As we noted in our prior blog post over the summer, the IBOR Fallbacks Protocol and the IBOR Fallbacks Supplement for interest rate derivatives to be published by the International Swaps and Derivatives Association (ISDA) has been on hold while ISDA waits for a positive business review letter from the US Department of Justice (DOJ). This past Friday, ISDA issued a press release that it received the letter from the DOJ on October 1, 2020.
The DOJ letter does not foreclose the possibility that other regulators in Australia, Canada, the European Union and other jurisdictions may raise their own objections. However, the Board of Directors of ISDA has determined that it will release the Supplement and Protocol on Friday, October 23, 2020, and the Supplement and Protocol will take effect approximately three months later on Monday, January 25, 2021. The draft Supplement and draft Protocol have been posted for review, together with a FAQ, sample adoption amendments and descriptive outline.
Continue reading “LIBOR Transition: The Protocol is Coming! The Supplement is Coming!”
As we patiently wait for the International Swaps and Derivatives Association (ISDA) to publish its long planned IBOR Fallback Protocol and IBOR Fallback Supplement for interest rate derivatives, we thought we would highlight some recent announcements on the topic.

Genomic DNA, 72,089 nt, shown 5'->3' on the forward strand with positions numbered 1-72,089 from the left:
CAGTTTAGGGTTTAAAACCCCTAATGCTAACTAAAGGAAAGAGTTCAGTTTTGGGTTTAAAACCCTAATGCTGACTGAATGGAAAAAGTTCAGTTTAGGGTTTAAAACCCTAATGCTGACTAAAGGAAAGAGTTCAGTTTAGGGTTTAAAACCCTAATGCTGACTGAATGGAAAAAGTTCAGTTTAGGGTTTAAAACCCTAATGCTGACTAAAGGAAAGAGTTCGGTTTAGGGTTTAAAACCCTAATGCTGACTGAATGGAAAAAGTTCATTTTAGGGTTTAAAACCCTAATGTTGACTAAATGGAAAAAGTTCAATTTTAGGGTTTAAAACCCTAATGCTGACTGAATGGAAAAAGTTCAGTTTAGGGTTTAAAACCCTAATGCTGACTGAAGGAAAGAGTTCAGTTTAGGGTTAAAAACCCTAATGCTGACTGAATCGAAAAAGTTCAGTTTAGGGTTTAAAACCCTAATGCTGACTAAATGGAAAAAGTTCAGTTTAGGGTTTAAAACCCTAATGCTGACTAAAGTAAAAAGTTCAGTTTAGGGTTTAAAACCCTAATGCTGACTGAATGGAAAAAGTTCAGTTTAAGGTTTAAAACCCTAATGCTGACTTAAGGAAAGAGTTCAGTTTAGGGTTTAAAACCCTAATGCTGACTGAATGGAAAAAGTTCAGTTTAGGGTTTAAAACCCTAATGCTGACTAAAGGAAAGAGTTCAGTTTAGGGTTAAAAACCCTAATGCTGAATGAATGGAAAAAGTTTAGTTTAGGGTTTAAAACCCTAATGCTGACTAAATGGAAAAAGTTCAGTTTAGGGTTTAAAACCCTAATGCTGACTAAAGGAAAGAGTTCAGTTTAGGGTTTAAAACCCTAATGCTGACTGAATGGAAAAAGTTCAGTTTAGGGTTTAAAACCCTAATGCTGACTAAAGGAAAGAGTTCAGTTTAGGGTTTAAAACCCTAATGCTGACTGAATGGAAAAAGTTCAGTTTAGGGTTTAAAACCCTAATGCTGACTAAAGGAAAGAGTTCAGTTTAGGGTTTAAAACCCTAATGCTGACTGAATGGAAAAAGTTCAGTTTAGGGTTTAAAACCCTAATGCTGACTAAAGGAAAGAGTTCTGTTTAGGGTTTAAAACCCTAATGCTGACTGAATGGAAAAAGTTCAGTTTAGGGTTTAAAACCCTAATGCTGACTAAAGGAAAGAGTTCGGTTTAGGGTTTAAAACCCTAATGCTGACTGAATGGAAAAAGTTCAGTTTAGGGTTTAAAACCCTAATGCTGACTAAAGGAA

According to ISDA’s letter on July 22, 2020 to the Alternative Reference Rates Committee (ARRC), ISDA planned to finalize the Protocol and the Supplement by the end of July. On July 29, 2020, ISDA announced that it would publish the Protocol “soon”. This is hardly the first time that things have been delayed, but it’s important to get it right. Among other things, it’s possible that ISDA is still waiting for a positive business review letter from the US Department of Justice and similar feedback from competition authorities in other jurisdictions.
Continue reading “A Hot Issue for a Hot Summer: Time to Understand ISDA IBOR Benchmark Fallbacks”
While the COVID-19 pandemic has taken center stage the past few months, the transition away from LIBOR has been continuing in the background, almost unnoticed at times. Some market participants have questioned whether the disruption caused by COVID-19 will delay the LIBOR transition process. The proposed timelines have stretched a bit, but regulatory authorities have been adamant that the December 31, 2021 deadline remains firm.
Earlier this month, the Alternative Reference Rates Committee of the New York Federal Reserve (ARRC) began a full court press to make the case for transitioning to SOFR and guide market participants to that goal. Tom Wipf, the chair of the ARRC, spoke at webinars hosted by the Loan Syndications & Trading Association (LSTA) and the International Swaps and Derivatives Association (ISDA). The ARRC also kicked off a SOFR Summer Series of webinars open to the public. The speakers include many top officials and industry leaders, and their insight is invaluable. There are also lively questions and answers from the moderator and the internet audience.
Continue reading “ARRC Pumps Up the Summer Heat on LIBOR Transition”